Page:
Magnetic Resonance Imaging (MRI) takes advantage of the fact that the nucleus of a hydrogen atom (a single proton) behaves like a weak compass needle. In the presence of a strong magnetic field, the hydrogen atoms will align themselves, but a radio signal of the correct resonant frequency will cause them to deflect slightly. When the signal is removed, the atoms return to their equilibrium state and emit a radio signal of their own. An MRI scanner can detect these signals and use them to map the distribution of molecules with lots of hydrogen atoms – ie, water and fat. In this way, it can create detailed images of the inside of the body.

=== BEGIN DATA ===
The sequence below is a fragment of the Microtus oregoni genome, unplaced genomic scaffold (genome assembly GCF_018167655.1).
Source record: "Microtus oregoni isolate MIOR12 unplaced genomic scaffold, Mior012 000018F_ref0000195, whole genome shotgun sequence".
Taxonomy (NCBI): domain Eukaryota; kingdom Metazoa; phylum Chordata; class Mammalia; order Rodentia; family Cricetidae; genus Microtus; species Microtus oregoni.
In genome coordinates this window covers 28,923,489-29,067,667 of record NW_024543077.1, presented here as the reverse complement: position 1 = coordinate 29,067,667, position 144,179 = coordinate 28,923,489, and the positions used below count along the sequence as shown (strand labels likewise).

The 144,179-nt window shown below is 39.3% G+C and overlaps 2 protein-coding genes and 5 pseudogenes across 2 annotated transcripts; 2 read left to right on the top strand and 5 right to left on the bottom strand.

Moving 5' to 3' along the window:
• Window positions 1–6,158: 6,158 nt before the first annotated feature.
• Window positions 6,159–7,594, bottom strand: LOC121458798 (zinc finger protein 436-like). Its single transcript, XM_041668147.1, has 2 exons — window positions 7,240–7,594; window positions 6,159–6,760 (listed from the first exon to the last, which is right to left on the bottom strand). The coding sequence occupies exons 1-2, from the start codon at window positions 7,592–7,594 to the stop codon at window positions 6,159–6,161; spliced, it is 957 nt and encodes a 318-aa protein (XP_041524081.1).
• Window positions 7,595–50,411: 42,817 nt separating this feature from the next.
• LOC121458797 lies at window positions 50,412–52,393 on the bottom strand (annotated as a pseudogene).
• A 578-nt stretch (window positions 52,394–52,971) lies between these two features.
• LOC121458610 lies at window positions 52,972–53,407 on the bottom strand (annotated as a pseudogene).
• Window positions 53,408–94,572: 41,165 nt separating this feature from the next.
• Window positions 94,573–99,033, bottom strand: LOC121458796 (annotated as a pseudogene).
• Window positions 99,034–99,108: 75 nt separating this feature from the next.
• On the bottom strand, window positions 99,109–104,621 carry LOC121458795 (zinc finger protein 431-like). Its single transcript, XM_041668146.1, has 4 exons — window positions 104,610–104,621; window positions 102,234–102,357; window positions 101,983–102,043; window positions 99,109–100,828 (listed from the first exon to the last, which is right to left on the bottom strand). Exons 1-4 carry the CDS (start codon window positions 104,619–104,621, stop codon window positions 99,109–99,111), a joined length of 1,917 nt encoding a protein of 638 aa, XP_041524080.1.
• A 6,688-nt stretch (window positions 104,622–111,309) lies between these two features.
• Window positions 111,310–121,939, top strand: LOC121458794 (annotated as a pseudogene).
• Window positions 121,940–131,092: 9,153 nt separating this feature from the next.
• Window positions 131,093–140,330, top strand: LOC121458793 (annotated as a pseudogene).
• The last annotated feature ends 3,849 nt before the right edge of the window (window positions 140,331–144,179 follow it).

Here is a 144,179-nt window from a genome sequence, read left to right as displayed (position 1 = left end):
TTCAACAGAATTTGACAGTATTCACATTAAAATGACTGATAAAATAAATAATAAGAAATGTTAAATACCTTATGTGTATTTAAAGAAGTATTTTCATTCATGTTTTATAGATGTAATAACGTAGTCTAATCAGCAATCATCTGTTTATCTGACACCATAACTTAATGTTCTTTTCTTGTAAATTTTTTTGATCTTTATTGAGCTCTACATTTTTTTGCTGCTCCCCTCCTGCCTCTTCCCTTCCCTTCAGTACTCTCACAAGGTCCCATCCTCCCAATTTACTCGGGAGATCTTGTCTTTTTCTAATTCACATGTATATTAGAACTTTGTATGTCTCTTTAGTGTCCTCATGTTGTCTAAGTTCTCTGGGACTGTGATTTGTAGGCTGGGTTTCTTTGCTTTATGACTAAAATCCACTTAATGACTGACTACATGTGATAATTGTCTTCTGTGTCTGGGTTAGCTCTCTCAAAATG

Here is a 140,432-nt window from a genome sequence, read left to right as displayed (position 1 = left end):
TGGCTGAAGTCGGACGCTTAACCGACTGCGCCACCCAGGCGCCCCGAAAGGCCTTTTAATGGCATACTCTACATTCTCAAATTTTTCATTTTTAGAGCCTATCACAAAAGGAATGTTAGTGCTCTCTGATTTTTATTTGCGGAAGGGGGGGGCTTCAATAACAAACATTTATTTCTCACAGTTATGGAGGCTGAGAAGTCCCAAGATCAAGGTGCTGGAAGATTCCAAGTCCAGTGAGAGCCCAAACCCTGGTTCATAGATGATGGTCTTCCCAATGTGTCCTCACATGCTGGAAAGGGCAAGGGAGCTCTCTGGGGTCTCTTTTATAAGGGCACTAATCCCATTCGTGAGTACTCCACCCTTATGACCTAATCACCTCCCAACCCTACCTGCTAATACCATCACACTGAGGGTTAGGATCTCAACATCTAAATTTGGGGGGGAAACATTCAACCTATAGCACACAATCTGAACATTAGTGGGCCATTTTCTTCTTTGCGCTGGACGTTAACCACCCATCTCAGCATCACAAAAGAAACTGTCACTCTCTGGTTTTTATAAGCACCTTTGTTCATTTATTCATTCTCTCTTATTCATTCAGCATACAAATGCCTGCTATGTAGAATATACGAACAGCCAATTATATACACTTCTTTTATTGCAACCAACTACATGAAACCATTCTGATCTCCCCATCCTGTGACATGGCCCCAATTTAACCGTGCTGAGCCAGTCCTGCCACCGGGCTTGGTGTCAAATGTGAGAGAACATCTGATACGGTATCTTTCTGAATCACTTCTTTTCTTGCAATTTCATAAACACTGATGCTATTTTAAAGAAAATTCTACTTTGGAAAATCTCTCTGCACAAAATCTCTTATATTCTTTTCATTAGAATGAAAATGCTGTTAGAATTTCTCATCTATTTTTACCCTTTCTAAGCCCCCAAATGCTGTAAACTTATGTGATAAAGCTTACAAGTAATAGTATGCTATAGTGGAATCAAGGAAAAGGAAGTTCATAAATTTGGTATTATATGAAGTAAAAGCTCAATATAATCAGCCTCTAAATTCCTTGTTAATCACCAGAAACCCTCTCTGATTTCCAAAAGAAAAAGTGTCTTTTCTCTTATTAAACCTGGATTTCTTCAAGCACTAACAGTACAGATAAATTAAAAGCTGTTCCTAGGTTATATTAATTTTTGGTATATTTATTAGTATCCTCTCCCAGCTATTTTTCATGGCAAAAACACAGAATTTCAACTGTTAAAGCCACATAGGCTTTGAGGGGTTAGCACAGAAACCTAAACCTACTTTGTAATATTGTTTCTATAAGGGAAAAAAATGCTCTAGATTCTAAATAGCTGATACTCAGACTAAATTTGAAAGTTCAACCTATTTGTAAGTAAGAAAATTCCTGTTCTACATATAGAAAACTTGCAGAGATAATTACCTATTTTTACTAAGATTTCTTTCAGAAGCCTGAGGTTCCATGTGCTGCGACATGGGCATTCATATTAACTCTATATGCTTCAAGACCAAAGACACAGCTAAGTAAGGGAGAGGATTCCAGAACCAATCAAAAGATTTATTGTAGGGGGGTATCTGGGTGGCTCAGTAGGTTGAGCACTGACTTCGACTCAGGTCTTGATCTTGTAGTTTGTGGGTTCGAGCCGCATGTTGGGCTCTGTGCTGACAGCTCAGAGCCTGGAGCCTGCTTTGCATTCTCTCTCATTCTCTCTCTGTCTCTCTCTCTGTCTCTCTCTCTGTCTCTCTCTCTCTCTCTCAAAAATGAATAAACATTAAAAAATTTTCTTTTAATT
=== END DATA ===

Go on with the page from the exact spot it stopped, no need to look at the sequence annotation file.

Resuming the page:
Scanning table: The patient can only be scanned from inside the magnetic coil, so a motorised table slides them in and out.
RF system: An antenna produces a radio signal to ‘nudge’ the hydrogen nuclei and listen to the answering radio wave they emit.
Liquid helium: Liquid helium is pumped through an enclosing jacket to cool the superconducting magnets almost to absolute zero.
Main magnet: Superconducting magnetic coils produce a magnetic field of 1.5 teslas – that’s about 300 times stronger than a fridge magnet.
Patient: The high magnetic fields mean that patients with cochlear implants, pacemakers or embedded shrapnel usually can’t be scanned.
Gradient system: A second coil distorts the main magnetic field so that the resonant frequency of the protons varies according to position.
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